In a rare show of bipartisan agreement, U.S. officials and lawmakers from both parties said Sunday that the brief rebellion against Russia’s defense officials by a Russian mercenary group had weakened Russian President Vladimir Putin — and strengthened the United States’ resolve to continue supporting Ukraine.
“What we’ve seen is extraordinary,” Blinken said on NBC’s “Meet the Press” on Sunday. “Think about it this way: 16 months ago Russian forces were on the doorstep of Kyiv in Ukraine, believing they would take the capital in a matter of days and erase the country from the map as an independent country. Now, what we’ve seen is Russia having to defend Moscow, its capital, against mercenaries of his own making.”
Wagner Group soldiers had marched within about 120 miles of Moscow before abruptly turning around as part of a brokered deal. Criminal charges previously started against Wagner’s leader, Yevgeniy Prigozhin, would be dropped, according to a Kremlin spokesperson.
President Biden has not tried to contact Putin since Saturday’s unrest, but he has convened his national security advisers and key allies, Blinken said on ABC’s “This Week.” The United States will watch internal divisions between Putin and other Russians closely to determine how much control he retains domestically and over the war in Ukraine, Blinken added.
The Biden administration’s reaction to the insurrection has been somewhat measured and low key. The Washington Post has reported that U.S. intelligence had picked up indications that Prigozhin was planning armed action against the Russian defense establishment; a rivalry between the two groups had been simmering for months. But on Sunday, officials focused on supporting Ukraine’s continued efforts to push Russian forces out of its territory.
“Our focus has to be and remains resolutely on Ukraine,” Blinken said. “There is absolute unity, both of purpose and in action, in terms of supporting Ukraine, making sure they have what they need to defend themselves. And that’s where our focus is; that’s where the president’s focus has been.”
Prigozhin is “in many ways a creation of Putin,” Blinken added, saying that Wagner Group forces have been responsible for horrible atrocities against Ukrainian civilians and noting that the mercenary group is in Africa as well.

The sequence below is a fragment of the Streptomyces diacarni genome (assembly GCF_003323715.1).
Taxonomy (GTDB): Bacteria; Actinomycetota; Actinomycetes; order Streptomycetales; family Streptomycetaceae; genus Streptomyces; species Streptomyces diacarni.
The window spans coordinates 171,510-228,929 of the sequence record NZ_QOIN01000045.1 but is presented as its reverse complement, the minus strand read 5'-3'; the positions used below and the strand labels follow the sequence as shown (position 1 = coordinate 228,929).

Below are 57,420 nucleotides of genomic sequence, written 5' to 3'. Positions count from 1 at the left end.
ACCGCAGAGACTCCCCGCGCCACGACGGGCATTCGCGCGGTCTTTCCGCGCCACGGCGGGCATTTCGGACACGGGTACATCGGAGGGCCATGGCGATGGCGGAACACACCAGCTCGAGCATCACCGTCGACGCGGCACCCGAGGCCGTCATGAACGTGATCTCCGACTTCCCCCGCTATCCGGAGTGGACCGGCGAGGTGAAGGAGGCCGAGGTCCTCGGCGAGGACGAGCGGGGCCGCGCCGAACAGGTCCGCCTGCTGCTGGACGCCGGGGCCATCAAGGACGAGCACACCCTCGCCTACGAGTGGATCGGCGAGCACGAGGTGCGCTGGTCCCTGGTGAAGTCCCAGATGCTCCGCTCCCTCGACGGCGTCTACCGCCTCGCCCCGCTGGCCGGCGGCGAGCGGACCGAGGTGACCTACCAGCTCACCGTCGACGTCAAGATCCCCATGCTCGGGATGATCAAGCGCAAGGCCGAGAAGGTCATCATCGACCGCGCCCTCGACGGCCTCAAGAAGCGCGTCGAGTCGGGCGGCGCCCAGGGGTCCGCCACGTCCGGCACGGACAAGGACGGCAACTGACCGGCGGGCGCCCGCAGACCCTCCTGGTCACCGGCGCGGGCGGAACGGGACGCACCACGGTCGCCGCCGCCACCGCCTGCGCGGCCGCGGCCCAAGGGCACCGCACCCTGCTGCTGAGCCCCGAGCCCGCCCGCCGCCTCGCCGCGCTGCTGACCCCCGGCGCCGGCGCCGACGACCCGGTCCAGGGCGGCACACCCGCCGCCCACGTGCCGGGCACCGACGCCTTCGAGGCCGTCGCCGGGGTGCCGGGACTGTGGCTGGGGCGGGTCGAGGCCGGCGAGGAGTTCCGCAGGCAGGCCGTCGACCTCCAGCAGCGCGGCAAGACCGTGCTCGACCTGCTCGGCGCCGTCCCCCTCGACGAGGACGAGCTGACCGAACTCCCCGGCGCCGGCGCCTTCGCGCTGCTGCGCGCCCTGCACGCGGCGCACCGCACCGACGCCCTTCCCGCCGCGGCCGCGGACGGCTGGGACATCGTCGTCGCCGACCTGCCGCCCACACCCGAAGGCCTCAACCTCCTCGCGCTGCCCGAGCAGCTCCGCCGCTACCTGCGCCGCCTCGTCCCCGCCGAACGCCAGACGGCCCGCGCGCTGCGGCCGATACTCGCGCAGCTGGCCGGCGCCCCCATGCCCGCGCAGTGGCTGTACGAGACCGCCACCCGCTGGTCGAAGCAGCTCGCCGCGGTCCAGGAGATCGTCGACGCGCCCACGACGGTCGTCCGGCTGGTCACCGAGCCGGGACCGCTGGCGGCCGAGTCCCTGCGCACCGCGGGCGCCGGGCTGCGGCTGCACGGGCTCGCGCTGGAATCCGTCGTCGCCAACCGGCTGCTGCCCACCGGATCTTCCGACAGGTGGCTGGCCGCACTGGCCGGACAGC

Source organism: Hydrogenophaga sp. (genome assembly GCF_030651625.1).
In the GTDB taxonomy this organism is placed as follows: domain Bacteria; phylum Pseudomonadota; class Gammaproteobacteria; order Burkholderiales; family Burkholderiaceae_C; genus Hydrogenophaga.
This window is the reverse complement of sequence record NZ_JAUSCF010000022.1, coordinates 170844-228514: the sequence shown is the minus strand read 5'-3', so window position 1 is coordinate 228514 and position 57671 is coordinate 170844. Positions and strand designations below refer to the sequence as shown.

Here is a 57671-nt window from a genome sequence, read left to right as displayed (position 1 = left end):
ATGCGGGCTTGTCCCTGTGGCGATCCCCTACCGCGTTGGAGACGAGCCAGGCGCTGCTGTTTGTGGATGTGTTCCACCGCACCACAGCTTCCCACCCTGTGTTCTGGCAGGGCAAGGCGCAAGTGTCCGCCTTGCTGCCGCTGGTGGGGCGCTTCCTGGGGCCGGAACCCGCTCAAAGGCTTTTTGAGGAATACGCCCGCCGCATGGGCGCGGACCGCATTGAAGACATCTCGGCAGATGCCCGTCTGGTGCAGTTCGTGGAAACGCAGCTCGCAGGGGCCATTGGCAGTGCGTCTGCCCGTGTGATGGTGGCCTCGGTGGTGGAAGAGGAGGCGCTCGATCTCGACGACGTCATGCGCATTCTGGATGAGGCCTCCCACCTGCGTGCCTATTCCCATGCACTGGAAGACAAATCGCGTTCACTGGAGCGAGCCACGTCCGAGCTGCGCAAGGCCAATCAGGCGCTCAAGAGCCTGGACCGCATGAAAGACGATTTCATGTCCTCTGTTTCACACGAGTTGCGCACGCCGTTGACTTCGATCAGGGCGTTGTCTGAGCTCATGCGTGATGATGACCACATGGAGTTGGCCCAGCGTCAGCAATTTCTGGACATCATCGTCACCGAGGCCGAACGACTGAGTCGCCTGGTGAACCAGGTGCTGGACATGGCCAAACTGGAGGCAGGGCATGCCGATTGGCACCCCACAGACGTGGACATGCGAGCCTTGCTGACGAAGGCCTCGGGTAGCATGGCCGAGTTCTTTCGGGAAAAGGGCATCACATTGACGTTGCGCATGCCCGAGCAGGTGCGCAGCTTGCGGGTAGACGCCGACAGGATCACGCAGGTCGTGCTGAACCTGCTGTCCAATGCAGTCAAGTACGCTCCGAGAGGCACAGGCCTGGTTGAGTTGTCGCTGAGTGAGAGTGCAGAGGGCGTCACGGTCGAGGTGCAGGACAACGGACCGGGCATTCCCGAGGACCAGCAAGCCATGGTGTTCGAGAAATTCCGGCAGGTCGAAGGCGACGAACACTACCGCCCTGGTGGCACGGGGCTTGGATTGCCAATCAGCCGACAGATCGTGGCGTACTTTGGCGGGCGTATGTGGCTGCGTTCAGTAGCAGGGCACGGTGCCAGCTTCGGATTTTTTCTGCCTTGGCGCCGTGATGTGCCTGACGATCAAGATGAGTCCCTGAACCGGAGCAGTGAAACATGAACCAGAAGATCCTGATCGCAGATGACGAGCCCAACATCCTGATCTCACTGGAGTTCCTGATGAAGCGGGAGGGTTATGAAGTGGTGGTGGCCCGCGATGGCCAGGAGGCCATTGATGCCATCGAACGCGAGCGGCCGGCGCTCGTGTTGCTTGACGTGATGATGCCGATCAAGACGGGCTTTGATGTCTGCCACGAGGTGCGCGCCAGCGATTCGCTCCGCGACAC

The Wagner Group chief was also diminished by his about-face on Saturday, retired Gen. David Petraeus, who was also CIA director, said on CNN’s “State of the Union.”
“Prigozhin kept his life, but lost his Wagner Group. And he should be very careful around open windows in his new surroundings in Belarus, where he’s going,” Petraeus said, alluding to the tendency for Putin’s critics to die in violent or mysterious ways.
Democratic and Republican lawmakers said the mutiny showed the United States’ strategy in Ukraine — and its continued assistance to the country, which has been under Russian attack since 2014 — is working.
“Vladimir Putin has bitten off a lot more than he ever thought possible when he marched into Ukraine,” Sen. Amy Klobuchar (D-Minn.) said on NBC’s “Meet the Press.”
Rep. Don Bacon (R-Neb.), a former Air Force general in Europe and member of the House Armed Services Committee, urged his fellow Republicans to continue providing Ukraine with military hardware.
“I think too many Republicans have tried to stay under the radar on this,” Bacon said on “Meet the Press.”
Bacon called U.S. aid to Ukraine a worthy investment, noting that the United States has diminished Russia’s military by 50 percent by spending the equivalent of 5 percent of the Pentagon budget to help Ukraine.
“What we saw this weekend was how fragile Putin’s leadership is right now, how fragile the Russian military is,” Bacon said. “And why is that? They have lost 200,000 troops in this year and a half. That is almost seven times more than what America lost in 20 years of war in Iraq and Afghanistan.”
Former New Jersey governor Chris Christie and former Texas congressman Will Hurd, both GOP candidates for the 2024 presidential nomination, pledged continued support for Ukraine — comments that stood in contrast to those expressed by some of their GOP opponents, including former president Donald Trump and Florida Gov. Ron DeSantis.
Both Trump and DeSantis, along with a growing faction of Republicans, have criticized U.S. aid to Ukraine.
On ABC’s “This Week” on Sunday, Christie said an isolationist approach was the wrong stance, describing the war in Ukraine as a proxy war with China, which has neither outright supported nor condemned Russia’s aggression.
“America has never been a great country and the leader of the world by filling in the moat and pulling up the drawbridge,” Christie said. “ … I am absolutely a believer in the fact that America will be bigger, stronger, richer and more influential in the world because we stood by our principles and stood by our friends.”
Rep. Michael McCaul (R-Tex.), chairman of the House Foreign Affairs Committee, said the coup in Russia, however short-lived, should be giving Chinese President Xi Jinping pause about any military action against Taiwan, a self-governing democracy that China claims as part of its territory and has vowed to take by force if necessary.
“I think [Putin’s] closest ally, Chairman Xi, is probably having second thoughts about this alliance he made with Putin,” McCaul said on Fox News’s “Sunday Morning Futures,” noting that it seems as if Putin “can’t control his own army and his own people.”
The Chinese Foreign Ministry posted a statement on its website Sunday calling the rebellion by Prigozhin an “internal affair.”
“As Russia’s friendly neighbor and comprehensive strategic partner of coordination for the new era, China supports Russia in maintaining national stability and achieving development and prosperity,” the statement read.
Shera Avi-Yonah contributed to this report.